KHOSHMOOD V. SOCIAL SECURITY ADMINISTRATION, No. 1:2017cv00882 - Document 12 (D.D.C. 2017)

Court Description: MEMORANDUM AND OPINION. Signed by Judge Amy Berman Jackson on 11/27/17. (ms)
Download PDF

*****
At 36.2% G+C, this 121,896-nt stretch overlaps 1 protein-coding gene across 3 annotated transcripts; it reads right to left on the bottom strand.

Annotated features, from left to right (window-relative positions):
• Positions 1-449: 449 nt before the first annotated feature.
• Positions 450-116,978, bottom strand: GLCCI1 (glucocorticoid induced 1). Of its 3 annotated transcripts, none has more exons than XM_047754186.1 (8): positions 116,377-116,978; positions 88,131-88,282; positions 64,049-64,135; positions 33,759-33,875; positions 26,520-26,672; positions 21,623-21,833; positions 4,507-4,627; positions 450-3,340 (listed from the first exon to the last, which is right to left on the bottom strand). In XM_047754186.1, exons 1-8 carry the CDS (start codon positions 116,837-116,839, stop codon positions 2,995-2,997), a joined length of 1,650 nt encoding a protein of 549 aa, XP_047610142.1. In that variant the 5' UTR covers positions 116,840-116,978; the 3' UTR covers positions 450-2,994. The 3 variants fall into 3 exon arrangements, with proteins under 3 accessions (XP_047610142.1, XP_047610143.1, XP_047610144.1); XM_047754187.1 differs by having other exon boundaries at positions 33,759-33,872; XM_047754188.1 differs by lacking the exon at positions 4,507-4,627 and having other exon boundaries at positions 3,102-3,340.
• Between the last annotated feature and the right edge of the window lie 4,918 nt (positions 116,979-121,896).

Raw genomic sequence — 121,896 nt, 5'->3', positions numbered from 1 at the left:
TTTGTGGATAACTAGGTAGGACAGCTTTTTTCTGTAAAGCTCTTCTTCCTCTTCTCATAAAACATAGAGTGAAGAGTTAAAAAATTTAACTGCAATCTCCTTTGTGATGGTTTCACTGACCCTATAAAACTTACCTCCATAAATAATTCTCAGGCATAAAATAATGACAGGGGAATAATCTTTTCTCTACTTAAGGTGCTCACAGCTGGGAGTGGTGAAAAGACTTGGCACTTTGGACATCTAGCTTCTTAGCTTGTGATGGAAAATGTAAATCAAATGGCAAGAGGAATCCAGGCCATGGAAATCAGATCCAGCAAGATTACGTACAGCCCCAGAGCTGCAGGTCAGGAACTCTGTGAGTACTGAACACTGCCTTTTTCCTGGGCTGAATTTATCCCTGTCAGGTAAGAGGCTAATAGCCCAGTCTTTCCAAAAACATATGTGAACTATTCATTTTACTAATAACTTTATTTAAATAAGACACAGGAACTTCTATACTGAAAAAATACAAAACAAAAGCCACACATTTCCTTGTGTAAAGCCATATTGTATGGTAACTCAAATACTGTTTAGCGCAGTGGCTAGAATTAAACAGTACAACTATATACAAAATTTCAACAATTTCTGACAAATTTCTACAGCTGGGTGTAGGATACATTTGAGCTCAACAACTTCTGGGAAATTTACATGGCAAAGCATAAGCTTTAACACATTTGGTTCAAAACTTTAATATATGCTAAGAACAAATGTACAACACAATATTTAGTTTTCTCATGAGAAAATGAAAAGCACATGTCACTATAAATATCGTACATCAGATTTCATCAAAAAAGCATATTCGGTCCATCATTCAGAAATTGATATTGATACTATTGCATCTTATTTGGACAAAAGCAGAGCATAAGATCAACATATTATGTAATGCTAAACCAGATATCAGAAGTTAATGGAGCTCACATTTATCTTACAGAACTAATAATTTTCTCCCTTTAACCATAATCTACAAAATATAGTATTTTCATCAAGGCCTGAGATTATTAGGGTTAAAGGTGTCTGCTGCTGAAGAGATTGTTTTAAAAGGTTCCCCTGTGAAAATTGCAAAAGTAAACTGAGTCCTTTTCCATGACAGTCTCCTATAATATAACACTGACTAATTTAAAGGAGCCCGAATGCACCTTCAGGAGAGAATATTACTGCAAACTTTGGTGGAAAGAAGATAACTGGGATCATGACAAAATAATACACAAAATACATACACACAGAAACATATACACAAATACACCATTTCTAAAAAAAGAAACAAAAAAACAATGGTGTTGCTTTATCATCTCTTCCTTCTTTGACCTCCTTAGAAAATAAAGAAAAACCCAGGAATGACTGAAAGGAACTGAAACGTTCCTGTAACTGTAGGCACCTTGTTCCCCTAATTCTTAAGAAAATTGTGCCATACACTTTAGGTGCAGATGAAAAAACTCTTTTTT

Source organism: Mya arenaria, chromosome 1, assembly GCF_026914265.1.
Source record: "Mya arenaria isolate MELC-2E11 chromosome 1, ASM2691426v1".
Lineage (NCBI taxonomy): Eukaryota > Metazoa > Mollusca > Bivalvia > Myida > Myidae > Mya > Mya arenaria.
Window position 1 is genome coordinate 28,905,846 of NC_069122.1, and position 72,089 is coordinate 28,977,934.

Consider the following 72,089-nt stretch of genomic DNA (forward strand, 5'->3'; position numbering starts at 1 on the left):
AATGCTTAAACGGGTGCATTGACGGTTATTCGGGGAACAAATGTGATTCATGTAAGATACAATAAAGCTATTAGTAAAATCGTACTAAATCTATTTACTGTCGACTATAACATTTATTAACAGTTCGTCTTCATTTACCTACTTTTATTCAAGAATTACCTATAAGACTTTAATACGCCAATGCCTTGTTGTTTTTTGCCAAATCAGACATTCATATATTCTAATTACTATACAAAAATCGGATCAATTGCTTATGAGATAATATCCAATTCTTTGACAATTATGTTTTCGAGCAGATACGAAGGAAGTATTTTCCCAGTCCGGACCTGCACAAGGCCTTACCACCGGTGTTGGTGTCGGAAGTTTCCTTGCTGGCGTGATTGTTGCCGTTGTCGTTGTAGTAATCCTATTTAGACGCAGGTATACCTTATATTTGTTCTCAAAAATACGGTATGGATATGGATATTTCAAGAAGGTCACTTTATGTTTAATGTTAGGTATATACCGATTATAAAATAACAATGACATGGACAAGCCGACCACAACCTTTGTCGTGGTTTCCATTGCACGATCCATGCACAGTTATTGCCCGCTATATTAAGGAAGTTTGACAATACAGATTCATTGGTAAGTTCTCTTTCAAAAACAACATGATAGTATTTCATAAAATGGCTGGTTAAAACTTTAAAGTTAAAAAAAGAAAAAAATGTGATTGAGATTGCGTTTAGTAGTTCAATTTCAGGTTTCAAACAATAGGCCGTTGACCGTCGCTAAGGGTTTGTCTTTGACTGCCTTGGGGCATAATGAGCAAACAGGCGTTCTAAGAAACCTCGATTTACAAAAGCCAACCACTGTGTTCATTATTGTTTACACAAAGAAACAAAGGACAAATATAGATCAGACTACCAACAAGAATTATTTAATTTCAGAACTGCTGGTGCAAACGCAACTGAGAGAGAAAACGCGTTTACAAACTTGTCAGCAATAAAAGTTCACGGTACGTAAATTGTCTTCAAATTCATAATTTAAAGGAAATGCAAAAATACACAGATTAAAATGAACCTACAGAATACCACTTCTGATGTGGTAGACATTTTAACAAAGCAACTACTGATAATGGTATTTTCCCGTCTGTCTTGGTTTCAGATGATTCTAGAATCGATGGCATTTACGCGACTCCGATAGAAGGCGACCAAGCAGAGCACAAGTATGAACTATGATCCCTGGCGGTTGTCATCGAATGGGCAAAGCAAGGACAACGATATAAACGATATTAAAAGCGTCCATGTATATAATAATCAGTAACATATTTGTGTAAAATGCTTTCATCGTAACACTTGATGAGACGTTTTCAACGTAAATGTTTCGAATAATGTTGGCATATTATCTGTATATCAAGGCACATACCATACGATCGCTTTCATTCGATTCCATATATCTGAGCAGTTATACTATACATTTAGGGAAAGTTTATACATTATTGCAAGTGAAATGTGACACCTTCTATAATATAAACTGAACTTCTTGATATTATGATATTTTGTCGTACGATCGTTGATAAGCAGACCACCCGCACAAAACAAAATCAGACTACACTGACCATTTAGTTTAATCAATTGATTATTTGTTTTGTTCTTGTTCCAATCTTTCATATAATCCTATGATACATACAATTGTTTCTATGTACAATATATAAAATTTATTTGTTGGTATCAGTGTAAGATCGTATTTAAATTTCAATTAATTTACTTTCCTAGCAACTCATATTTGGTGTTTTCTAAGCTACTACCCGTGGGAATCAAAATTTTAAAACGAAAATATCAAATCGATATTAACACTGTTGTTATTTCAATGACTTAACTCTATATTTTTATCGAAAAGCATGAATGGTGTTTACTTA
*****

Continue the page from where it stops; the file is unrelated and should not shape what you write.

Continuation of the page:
KHOSHMOOD V. SOCIAL SECURITY ADMINISTRATION Doc. 12 UNITED STATES DISTRICT COURT FOR THE DISTRICT OF COLUMBIA ___________________________________ ) MOHSEN KHOSHMOOD, ) ) Plaintiff, ) ) v. ) ) NANCY A. BERRYHILL, ) Acting Commissioner of Social Security, ) ) Defendant. ) ___________________________________ ) Civil Action No. 17-0882 (ABJ) MEMORANDUM OPINION Plaintiff has brought an action in which he seeks review of a benefits determination made in his case by the Social Security Administration, and he demands millions of dollars in relief. Defendant has moved to dismiss the complaint [Dkt. 7], and plaintiff has opposed the motion. [Dkt. 11]. Because plaintiff has failed to exhaust the administrative steps available to a person challenging an agency decision, the motion will be granted. The Court recognizes that plaintiff may indeed find it difficult to make ends meet, but it emphasizes that the agency did find plaintiff to be entitled to receive some benefits, and any request for review of its decision must be presented to the agency first. I. BACKGROUND According to defendant, plaintiff has been eligible to receive disability benefits from the Social Security Administration since 2013: The plaintiff effectively applied for Title XVI disability payments on February 21, 2013. On May 14, 2013, the State Agency notified the plaintiff that it had approved his claim with onset date of February 21, 2013. The plaintiff continues to be eligible for 1 Dockets.Justia.com disability payments under Title XVI of the Social Security Act[.] There is no indication in the record that the plaintiff filed a request for reconsideration, a request for hearing before an Administrative Law Judge, and a request for review of a hearing decision in connection with his claim for supplemental security income payments. Brief in Support of Def.’s Mot. to Dismiss Pl.’s Compl., Levine Decl. ¶ 3 (emphasis added). Plaintiff initially received $710 per month. Levine Decl., Ex. 1 (Notice of Award dated May 14, 2013). Defendant changed the amount plaintiff was due for June 2016 and November 2016, and reduced Plaintiff’s benefits to $661.50. Id.., Ex. 1 (Notice of Change in Payment dated February 21, 2017). In addition, because Plaintiff was ineligible to receive benefits for nine days in November 2016, he received $513.10 for the days he was eligible, November 10 through November 30, 2016. Id. Plaintiff alleges that he “cannot live with this income in [the] USA.” Compl. [Dkt. 1-2] at 1. The Court construes plaintiff’s complaint, including its demands for judgment in the sum of $20 million, id., as a demand for increased benefits. II. DISCUSSION The Social Security Act permits judicial review of an SSA action only after a “final decision of the Secretary made after a hearing.” 42 U.S.C. § 405(g). Ordinarily, a “final decision” comes about only after four-step administrative review process: “(1) an initial determination; (2) a reconsideration determination; (3) a hearing before an [Administrative Law Judge]; and (4) review by the Appeals Council.” Beattie v. Astrue, 845 F. Supp. 2d 184, 191 (D.D.C. 2012) (citation omitted); see 20 C.F.R. §§ 404-900(a), 416.1400(a). The Secretary’s “final decision” is a jurisdictional prerequisite to filing suit in federal court. See Ryan v. Bentsen, 12 F.3d 245, 248 (D.C. Cir. 1993). The D.C. Circuit has explained that the “final decision” requirement “consists of two components, a presentment requirement and an 2 exhaustion requirement. Only the presentment requirement is purely jurisdictional in the sense that it cannot be waived. The exhaustion requirement, by contrast, can be waived.” Id. (citing Mathews v. Eldridge, 424 U.S. 319, 328 (1976)). Plaintiff does not alleges in the complaint or argue in his opposition to defendant’s motion that he requested reconsideration of the original benefits decision or any later change in payment; that he requested a hearing before an Administrative Law Judge; or that he sought review by the Appeals Council. Since plaintiff has not satisfied the presentment requirement, this Court lacks subject matter jurisdiction over his claim. III. CONCLUSION The Court grants defendant’s motion and dismisses the complaint for lack of subject matter jurisdiction. An Order is issued separately. /s/ AMY BERMAN JACKSON United States District Judge DATE: November 27, 2017 3